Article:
I recently posted an article about a flaw that I see with educational savings plans. Getting out of debt is a very valuable experience that should be learned very early on. College can be a great example of incurring debt and working your way out of it. Although I plan to pay for my child’s education, I plan to REpay them after they have already incurred the debt and paid it off. I won’t be telling them about my plan until I give them the money, and that won’t be until they are well out of college and established. I hope that by incurring what I see as a good debt and having that financial burden as soon as they get out of college, they will be less likely to incur consumer debt early on. They’ll also have an opportunity to learn better real life budgeting while account for debt repayment.

    From what I have read, it doesn’t look like assets from 529 plans can be used to pay for student loans or student loan interest, which is why I’ll be saving through an alternate investment vehicle.

    • ~ Brent ~ says

      That has got to be one of the dumbest things I’ve ever heard. I’m going to hid a wad of cash from my kid, have them incur debt for 4-6 years – all the time collecting interest. Then come in and “save the day” and repay their school loans after the fact. All for the hope that it’ll curb their appetite for consumer debt. You have no insight into the mind of a 24yr old apparently. He or she will find a way to justify a $30,000 new car, $4,000 bedroom set, a plasma TV or whatever else they want because they’ll be able to afford the monthly payment and they “deserve it” after their hard life as a college kid.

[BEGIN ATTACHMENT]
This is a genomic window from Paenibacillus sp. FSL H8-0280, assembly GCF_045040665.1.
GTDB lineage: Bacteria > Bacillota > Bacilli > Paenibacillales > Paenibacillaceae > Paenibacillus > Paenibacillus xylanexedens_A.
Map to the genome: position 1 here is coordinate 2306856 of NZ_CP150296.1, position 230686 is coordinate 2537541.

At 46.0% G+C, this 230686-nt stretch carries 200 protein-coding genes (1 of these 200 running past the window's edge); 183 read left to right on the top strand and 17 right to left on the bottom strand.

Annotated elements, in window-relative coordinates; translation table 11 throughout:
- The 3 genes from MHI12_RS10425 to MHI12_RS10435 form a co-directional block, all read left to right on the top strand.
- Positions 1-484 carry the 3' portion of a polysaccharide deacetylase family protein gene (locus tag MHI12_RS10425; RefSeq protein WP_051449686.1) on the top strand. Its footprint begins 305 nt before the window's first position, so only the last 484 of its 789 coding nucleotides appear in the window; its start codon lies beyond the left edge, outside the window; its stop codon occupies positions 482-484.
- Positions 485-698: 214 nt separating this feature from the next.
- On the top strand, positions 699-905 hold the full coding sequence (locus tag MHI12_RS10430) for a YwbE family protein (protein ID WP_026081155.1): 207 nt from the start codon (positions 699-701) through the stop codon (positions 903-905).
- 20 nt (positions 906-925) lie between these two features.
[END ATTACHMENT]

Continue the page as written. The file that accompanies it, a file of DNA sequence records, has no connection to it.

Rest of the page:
You need to work with your kids when their young to instill that consumer debt can be dangerous. Set an example yourself by following the principles you want to instill in them. Find ways to reward them when they demonstrate the behaviors you want to foster – If they save $4,000 for a their first car, match them dollar for dollar (only if they pay for the car with cash). Give them a large allowance, but make them buy their own cloths, cell phone plan, gifts for their friends, ect – work with them to show them how to budget. This builds principles that hopefully will pull through the college years.